5 separate ways. 9 Having looked at research behind city design and identifying neighborhoods as the building block of the city, there should be a better solution for the problem of the mod ern city. Rather than going back to the urban center or reviving the idea of the business center, the solution is to look at neighborhoods and how to reinstate them as the building block of the city. In recent times neighborhoods appear to have become a closed series of boxes, leaving dwellers with no sense of relationship architecturally or socially. Losing the neigh borhood may be a result of demand for rapid construction and affordable housing which creates the so called sprawling effect. However, the loss of the neighborhood is not only because of the economic aspect, but loss of the social aspect as well. Furthermore, within the modern neighborhood the idea and the architectural element which made the social realm have been lost. In part, the social change was due to the shifting views of the house from a work place to a refuge, reducing the need for a social life. With the social changes in the demographic of the city, Brower posed the argument that creating a good city is having various neighborhoods. Further explaining the loss of the social realm is Ray Oldenburg in The Great Good Place where he states ...The problem of place in America has not been resolved and life has become more jangled and fragmented. No new form of integral community has been found... 10 hence Oldenburgs three realms of life. The first being the domestic; second is the productive; and most importantly, the third realm being inclusively social. Oldenburg states by creating balance in the three realms, one is fulfilled and relaxed. Adding to Oldenburgs argument are examples of past civilizations such as the Greeks and the Romans where in the third realm is cherished asset (unfortunately, diminishing in favor in modern times). In addition, the physical constructs the third realm stated by Oldenburg as The third place is a generic designation for a great variety of pub lic places that host the regular, voluntary, informal, and happily anticipated gatherings of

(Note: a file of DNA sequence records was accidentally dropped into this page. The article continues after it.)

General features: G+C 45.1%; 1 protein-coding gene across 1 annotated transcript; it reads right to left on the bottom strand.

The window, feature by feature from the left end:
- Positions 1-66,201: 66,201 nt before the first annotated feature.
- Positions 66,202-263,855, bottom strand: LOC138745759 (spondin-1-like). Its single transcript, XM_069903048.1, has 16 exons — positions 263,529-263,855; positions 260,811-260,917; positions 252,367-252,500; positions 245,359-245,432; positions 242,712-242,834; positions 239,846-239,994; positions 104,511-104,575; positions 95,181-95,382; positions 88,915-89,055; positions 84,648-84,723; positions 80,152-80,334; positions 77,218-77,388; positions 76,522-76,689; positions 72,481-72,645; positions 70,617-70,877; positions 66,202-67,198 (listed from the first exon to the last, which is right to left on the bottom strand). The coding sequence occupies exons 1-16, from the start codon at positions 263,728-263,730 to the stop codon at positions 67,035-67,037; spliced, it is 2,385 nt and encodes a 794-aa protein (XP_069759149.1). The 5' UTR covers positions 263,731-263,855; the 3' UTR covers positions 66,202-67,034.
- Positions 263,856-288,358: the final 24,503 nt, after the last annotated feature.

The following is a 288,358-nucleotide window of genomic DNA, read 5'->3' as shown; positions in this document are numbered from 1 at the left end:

6 individuals beyond the realms of home and work. 11 With such a strong historic precedence on neighborhood, the focus should be re viving the neighborhood through the third realm. Viewing the third realm as a new connec tive tissue that builds upon the existing construct of the third place, rather than a traditional view of the social space would create a new social realm fitting to the modern neighbor hood. Additionally, by utilizing the unique qualities of an individual neighborhood creates the potential for a set of ideals that might lead to a system for strengthening the main street in each specific neighborhood ultimately leading to the creation of a unique set of rules that transforms a neighborhood to an urban village. 12 These urban villages will have the third realm embedded as an essential layer of programing that can be added as called for by the neighborhoods and mold to each individual districts unique characteris tics. The loss of the third realm within the neighborhood has amplified the problem of modern city in recent times. However, instead of looking at the center city to create the social image we look at the bulk of the city which are the other neighborhoods identified by Brower. By addressing the problem at that scale, it might lead us to a solution that rein terprets the modern city. This thesis posits the introduction of a new or more fully integral layer of social programming that responds to a specific type of neighborhood condition where the sense of third place exists. A neighborhood-specific will encourage the cre ation proper social conditions for each neighborhood. Ultimately becoming more than a project for one neighborhood, the intervention can become a prototype reshaping the sense of neighborhoods throughout modern cities.